Meaning of “floor” in the English Dictionary

"floor" in British English

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uk /flɔːr/ us /flɔːr/

floor noun (SURFACE)

A1 [ C usually singular ] the flat surface of a room on which you walk:

The floor was partly covered with a dirty old rug.
The bathroom floor needs cleaning.
The children sat playing on the floor.
There's barely enough floor space to fit a bed in this room.

More examples

  • The contents of his bag spilled all over the floor.
  • The child crawled across the floor.
  • There were little drops of paint on the kitchen floor.
  • Careful - I've just polished the floor and it's a bit slippy.
  • Don't sit on the floor - you might dirty your dress.

floor noun (LEVEL OF BUILDING)

A2 [ C ] a level of a building:

This building has five floors.
Take the elevator to the 51st floor.
We live on the third floor.
a ground floor apartment

More examples

  • There are great views from the fifth floor of the building.
  • The office block's upper floors were being repainted.
  • Women's hosiery you'll find on the second floor, Madam.
  • They've got a whole suite of offices on the 34th floor.
  • I'll meet you by the down escalator on the second floor.

floor noun (OPEN SPACE)

B1 [ C usually singular ] a public space for activities such as dancing and having formal discussions:

a dance floor
The new proposal will be discussed on the floor of the senate tomorrow.
He spent several years working on the factory floor (= in the factory) before becoming a manager.
The chairman said that he would now take questions from the floor (= from the audience).
have the floor

to have the right to speak:

Silence, please, the prime minister has the floor.
take (to) the floor

to stand and begin to dance:

The newlyweds were the first to take the floor.
take the floor

start speaking:

The Majority Leader again took the floor.

More examples

  • I have an exhibitionist streak that comes out on the dance floor.
  • The dance floor was full of middle-aged couples smooching to slushy ballads.
  • The panel spoke for an hour before opening the discussion up to the floor.
  • He started on the factory floor and worked his way up to the boardroom.
  • The other dancers cleared as the bride and groom took to the floor.


uk /flɔːr/ us /flɔːr/

(Definition of “floor” from the Cambridge Advanced Learner’s Dictionary & Thesaurus © Cambridge University Press)

"floor" in American English

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us /flɔr, floʊr/

floor noun (SURFACE)

[ C ] the flat surface that you walk on when you are inside a building:

a tile floor
hardwood floors
The children sat on the floor.

floor noun (LEVEL OF BUILDING)

[ C ] a level of a building; a story :

They rented office space on the second floor.
Note: In the US, the first floor of a building is usually at ground level.

floor noun (BOTTOM)

[ C usually sing ] the bottom surface of the sea, a forest, a valley, etc.:

Submarines were exploring the ocean floor for signs of the wreck.

floor noun (OPEN SPACE)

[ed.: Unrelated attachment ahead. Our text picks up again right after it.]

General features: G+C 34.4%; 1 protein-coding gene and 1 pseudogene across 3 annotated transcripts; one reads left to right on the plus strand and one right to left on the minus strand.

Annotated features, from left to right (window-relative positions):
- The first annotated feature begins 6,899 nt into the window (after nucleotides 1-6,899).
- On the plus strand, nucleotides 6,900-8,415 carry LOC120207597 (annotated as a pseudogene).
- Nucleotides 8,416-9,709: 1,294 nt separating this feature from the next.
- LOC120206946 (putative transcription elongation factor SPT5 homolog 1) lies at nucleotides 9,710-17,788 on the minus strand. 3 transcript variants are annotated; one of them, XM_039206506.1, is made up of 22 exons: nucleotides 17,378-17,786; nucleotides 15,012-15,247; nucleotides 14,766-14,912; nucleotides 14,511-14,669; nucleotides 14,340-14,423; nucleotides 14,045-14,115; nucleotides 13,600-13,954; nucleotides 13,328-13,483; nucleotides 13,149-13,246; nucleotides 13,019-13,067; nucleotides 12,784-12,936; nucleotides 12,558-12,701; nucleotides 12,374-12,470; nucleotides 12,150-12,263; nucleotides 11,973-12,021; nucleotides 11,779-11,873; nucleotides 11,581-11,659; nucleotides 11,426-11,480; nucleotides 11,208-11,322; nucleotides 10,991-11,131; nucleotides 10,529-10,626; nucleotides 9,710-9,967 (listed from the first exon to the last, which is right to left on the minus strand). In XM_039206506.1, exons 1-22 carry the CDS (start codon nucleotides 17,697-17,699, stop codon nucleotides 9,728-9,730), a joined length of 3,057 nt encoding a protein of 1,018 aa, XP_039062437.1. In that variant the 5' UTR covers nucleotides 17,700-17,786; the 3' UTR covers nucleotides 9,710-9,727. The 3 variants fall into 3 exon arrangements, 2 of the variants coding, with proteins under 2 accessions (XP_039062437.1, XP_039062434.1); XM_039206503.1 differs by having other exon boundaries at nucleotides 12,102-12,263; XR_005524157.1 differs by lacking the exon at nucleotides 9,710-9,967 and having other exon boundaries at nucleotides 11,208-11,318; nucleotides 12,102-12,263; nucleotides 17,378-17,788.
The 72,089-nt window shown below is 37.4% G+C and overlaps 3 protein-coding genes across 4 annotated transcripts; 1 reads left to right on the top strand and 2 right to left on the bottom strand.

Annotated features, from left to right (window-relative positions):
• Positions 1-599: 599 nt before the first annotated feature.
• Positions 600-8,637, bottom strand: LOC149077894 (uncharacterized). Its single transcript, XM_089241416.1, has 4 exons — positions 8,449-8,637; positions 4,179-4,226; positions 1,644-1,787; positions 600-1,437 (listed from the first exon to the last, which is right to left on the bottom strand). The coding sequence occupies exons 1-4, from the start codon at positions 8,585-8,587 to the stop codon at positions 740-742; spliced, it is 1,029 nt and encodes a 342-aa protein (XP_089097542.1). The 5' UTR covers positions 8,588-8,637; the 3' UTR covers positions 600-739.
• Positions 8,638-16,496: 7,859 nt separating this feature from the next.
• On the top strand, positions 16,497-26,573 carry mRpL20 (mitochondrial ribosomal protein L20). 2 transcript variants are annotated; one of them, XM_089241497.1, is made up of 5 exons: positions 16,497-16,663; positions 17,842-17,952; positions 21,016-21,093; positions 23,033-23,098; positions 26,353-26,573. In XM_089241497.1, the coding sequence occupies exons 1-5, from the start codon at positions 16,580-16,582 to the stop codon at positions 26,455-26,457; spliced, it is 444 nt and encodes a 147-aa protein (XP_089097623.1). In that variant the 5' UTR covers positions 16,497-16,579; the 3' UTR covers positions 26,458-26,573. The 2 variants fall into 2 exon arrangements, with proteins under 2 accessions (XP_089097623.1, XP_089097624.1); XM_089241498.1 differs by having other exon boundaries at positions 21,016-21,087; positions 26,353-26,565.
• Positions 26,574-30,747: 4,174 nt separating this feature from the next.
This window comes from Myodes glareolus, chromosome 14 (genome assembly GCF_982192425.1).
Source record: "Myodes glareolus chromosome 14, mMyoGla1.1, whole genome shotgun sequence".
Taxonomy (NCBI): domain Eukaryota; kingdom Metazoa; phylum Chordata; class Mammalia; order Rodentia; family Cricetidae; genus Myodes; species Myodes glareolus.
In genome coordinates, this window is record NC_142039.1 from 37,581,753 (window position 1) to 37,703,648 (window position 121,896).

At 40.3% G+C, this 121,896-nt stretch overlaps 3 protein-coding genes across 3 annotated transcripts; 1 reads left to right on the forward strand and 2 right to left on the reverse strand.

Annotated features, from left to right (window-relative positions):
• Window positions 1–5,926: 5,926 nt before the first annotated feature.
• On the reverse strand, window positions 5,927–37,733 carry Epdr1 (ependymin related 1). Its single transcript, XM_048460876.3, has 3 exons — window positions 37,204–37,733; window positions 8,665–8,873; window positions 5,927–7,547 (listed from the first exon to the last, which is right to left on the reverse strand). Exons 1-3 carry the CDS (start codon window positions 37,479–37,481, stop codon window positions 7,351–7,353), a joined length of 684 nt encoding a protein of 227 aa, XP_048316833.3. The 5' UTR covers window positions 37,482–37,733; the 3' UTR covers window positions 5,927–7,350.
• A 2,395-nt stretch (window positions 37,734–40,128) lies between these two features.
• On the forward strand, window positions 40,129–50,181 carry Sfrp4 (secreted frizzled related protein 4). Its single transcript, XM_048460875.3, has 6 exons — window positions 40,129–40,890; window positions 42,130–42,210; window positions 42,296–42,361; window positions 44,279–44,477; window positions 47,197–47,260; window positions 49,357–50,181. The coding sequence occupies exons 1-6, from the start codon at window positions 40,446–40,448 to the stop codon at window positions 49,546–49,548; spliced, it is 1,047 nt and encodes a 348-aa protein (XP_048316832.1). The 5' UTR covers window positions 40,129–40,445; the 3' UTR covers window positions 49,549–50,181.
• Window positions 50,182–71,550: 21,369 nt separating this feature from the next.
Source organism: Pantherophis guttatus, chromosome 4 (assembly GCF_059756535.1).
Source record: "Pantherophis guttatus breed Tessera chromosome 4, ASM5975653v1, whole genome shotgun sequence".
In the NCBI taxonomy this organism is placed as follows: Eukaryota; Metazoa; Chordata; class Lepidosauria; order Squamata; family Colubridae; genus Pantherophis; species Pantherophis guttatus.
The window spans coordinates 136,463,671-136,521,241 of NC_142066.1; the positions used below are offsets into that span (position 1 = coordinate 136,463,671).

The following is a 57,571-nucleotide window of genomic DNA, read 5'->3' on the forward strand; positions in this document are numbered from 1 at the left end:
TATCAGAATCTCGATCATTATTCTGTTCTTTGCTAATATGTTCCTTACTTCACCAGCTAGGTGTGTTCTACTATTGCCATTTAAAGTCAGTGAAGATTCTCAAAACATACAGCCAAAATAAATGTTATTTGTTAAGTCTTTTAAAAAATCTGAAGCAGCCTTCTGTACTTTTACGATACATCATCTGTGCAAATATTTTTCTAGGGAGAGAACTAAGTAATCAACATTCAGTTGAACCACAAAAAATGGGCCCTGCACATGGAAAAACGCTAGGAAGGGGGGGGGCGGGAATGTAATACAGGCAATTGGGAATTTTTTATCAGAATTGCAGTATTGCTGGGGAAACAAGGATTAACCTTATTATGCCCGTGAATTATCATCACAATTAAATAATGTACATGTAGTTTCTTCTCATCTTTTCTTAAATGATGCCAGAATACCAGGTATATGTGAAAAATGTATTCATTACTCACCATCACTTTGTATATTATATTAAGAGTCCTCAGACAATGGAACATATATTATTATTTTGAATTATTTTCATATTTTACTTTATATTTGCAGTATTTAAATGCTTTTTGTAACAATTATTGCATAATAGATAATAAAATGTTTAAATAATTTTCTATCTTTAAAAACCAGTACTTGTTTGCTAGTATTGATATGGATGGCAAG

[ C usually sing ] a public space for having formal discussions:

The proposition was discussed on the Senate floor.
The chairman said that he would now take questions from the floor (= from the ordinary people at the meeting).

floorverb [ T ]

us /flɔr, floʊr/

floor verb [ T ] (SURPRISE)

to surprise or shock someone:

She was completely floored when she heard that he was leaving the country.

floor verb [ T ] (GO FAST)

to drive a car as fast as it will go:

His buddy started the car and floored it.

(Definition of “floor” from the Cambridge Academic Content Dictionary © Cambridge University Press)

"floor" in Business English

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uk /flɔːr/ us

ECONOMICS the lowest level, number, or amount something is allowed to reach:

provide/keep/put a floor under sth Theoretically, buybacks put a floor under stock prices and raise earnings per share.
find/reach a floor Analysts believe the market has found a floor at about 2,560 points.
raise the floor on sth Another rule would raise the floor on the amount of assets a company must have to register with the SEC.
Many of these fixed-price contracts were signed when the price of coal was on the floor.

FINANCE, MONEY the lowest rate a country's government will allow its currency to reach in relation to other currencies:

The euro finally seems to have hit the floor against the dollar.
the floor

MEETINGS the place where a formal or public meeting is held, or the people at the meeting:

On the floor yesterday, House members voted down an amendment to allow fines to be waived.
In response to a question from the floor the CEO confirmed the agency would be continuing its mentor scheme.
the Senate/House/Security Council floor In his remarks on the Security Council floor today, the Commissioner called on all parties to act responsibly.
floor debate/vote During floor debate, conservatives argued that the bill violated First Amendment rights.

STOCK MARKET the part of a stock exchange where shares are traded:

Traders erupted into boisterous cheers on the floor today as the market soared.
drop/fall/go through the floor

to decrease in price or value, usually in a short period of time:

Sales and profits are falling through the floor, with no prospect of a recovery in sight.
have/take the floor

MEETINGS to have the right to speak or to start to speak in a meeting:

Excuse me, I have the floor and have the right to be listened to.
get in on the ground floor UK informal US also get in on the first floor

to become involved from the beginning in a business activity that you think will be successful:

This is our chance to get in on the first floor of an industry that's going to be big.

(Definition of “floor” from the Cambridge Business English Dictionary © Cambridge University Press)